Hanley’s new aggressive approach


I was passing over Hanley Ramirez’s FanGraphs page on the way to looking at his WAR totals for a WAR chart (the latest craze) when I saw his plate discipline numbers this season. Suffice to say, I was surprised:

Season O-Swing Z-Swing Swing
2006 18.2% 61.7% 42.3%
2007 24.1% 65.3% 45.3%
2008 18.3% 63.5% 40.9%
2009 24.1% 72.7% 47.6%

I was shocked initially to see that Hanley was swinging at so many pitches in general. But the more I thought about it, the more I realized this made sense. Hanley’s high OBP is being supported by a really high batting average, the highest he’s posted since 2007. Not surprisingly 2007 was when he posted a similar aggressive swinging approach, chasing more pitches and maintaining good contact. This year he’s conacting a bit less overall (down to 81.3% from 2007′s 84.5%) but he’s made up for that by swinging at a larger number of pitches in the zone.

Hanley’s certainly putting more balls in play for hits this year, with a .388 BABIP that should regress a tad. I wonder if he wouldn’t be served better to be more patient ala Dan Uggla and see more pitches. But he’s being pitched away from the zone now more than ever before (only 48.3% of pitches thrown to him are in the strike zone) and perhaps Hanley is stressing about swinging at the first good pitch he sees, fearing he won’t get another one to hit. Maybe the move to third in the order has put some additional pressure for him to deliver hits instead of letting the offensive game come to him. I wouldn’t be surprised that being dubbed the “middle of the order guy” by Fredi and the Marlins coaching staff has Hanley swinging more aggresively.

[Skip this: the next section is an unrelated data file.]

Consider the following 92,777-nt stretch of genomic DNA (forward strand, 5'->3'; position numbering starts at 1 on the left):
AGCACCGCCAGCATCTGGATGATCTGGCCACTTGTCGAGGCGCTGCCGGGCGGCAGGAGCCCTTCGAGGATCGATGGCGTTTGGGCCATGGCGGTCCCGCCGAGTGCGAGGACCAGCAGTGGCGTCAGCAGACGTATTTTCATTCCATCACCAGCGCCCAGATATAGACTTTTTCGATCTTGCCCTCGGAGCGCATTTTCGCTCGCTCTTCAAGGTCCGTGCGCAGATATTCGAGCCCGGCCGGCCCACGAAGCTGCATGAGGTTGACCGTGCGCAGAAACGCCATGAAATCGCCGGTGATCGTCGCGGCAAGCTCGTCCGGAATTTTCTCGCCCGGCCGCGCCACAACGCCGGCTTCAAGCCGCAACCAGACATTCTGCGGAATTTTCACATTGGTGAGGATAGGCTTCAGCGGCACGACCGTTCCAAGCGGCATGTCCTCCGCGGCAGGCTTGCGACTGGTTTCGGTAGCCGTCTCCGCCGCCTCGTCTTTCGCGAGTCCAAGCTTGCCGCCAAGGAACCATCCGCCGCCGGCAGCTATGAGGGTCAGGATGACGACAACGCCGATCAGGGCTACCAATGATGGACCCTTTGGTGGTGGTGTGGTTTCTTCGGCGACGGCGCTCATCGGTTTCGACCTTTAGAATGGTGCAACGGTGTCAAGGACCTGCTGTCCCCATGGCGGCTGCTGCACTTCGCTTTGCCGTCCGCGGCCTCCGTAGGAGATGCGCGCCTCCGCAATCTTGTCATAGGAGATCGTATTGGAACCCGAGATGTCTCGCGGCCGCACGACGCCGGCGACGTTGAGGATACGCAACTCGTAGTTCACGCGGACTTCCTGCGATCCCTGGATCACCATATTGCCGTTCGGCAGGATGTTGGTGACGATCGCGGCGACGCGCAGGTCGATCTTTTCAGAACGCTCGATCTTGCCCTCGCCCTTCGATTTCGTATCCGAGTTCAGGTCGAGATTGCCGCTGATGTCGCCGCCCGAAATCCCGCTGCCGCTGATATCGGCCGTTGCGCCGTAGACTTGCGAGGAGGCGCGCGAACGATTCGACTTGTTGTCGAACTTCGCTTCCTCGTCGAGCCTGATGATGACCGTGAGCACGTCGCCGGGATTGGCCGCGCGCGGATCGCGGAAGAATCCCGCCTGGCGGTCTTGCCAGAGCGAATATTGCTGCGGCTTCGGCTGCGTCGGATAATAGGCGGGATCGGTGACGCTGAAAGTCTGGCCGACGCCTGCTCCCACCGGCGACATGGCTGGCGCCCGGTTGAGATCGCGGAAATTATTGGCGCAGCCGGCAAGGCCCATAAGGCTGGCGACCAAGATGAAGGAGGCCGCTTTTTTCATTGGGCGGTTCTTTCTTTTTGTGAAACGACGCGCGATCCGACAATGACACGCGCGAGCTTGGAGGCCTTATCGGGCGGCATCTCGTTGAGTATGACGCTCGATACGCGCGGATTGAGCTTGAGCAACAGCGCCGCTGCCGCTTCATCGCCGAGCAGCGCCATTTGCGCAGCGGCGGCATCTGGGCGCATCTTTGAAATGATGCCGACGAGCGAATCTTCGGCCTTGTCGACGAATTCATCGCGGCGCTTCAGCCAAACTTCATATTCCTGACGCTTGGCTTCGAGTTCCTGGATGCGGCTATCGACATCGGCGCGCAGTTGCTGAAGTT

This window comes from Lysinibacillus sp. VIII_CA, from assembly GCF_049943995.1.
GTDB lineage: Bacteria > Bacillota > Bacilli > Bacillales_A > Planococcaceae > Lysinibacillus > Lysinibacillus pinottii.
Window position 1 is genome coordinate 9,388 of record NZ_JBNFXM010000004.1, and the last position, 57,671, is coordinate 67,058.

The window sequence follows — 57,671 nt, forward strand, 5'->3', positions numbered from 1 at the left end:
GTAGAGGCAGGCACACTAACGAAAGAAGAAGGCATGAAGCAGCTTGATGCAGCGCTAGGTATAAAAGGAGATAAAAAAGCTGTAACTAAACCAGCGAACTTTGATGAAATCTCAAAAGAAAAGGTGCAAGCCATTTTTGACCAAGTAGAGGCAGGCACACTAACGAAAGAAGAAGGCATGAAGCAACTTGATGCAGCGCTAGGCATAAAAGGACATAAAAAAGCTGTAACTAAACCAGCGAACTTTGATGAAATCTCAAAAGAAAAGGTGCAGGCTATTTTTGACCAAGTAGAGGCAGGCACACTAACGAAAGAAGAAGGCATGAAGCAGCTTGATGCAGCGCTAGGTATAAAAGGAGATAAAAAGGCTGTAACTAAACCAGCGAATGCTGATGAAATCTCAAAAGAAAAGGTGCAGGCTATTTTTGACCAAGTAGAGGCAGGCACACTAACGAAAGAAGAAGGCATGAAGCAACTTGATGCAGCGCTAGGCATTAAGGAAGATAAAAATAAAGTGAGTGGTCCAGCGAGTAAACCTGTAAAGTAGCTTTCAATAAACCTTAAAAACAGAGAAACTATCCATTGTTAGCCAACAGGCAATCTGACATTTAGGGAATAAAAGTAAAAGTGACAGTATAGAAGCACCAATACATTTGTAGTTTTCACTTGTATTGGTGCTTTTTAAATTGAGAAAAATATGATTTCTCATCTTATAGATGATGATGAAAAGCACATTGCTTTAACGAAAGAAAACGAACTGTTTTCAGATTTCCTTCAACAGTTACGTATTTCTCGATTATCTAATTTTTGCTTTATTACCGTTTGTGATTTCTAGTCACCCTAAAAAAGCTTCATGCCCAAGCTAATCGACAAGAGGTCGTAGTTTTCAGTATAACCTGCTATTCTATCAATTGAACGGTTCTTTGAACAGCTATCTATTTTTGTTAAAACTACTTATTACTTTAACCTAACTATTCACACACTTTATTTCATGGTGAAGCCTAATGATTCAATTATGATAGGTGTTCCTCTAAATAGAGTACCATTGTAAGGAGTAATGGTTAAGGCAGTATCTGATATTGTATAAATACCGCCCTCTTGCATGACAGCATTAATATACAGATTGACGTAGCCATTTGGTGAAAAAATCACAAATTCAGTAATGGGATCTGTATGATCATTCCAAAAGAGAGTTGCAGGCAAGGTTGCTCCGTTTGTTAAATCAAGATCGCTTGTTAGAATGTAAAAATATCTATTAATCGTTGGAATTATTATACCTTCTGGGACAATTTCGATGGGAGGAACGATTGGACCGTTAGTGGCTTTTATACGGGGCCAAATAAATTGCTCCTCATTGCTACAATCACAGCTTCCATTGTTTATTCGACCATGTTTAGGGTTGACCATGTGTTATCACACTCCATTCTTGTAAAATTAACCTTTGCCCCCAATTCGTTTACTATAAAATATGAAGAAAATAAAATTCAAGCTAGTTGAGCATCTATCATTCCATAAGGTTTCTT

I can’t say it hasn’t worked; his .419 wOBA says it all. In addition, his 2007 season featuring just this type of profile yielded his second best offensive year by wOBA, though it was better by about three runs over last year’s numbers. I can’t say it has worked either, since his walk rates are down and that higher BABIP isn’t likely to stick around, especially with Hanley’s batted ball profile showing more fly balls than ever before. It remains to be seen whether swinging this often will help Hanley’s offense or whether that high BABIP regresses and drops his batting average and subsequent slash numbers. The approach is likely better than 2007, but can he keep up this level going forward?

Tags: Fredi Gonzalez Hanley Ramirez Miami Marlins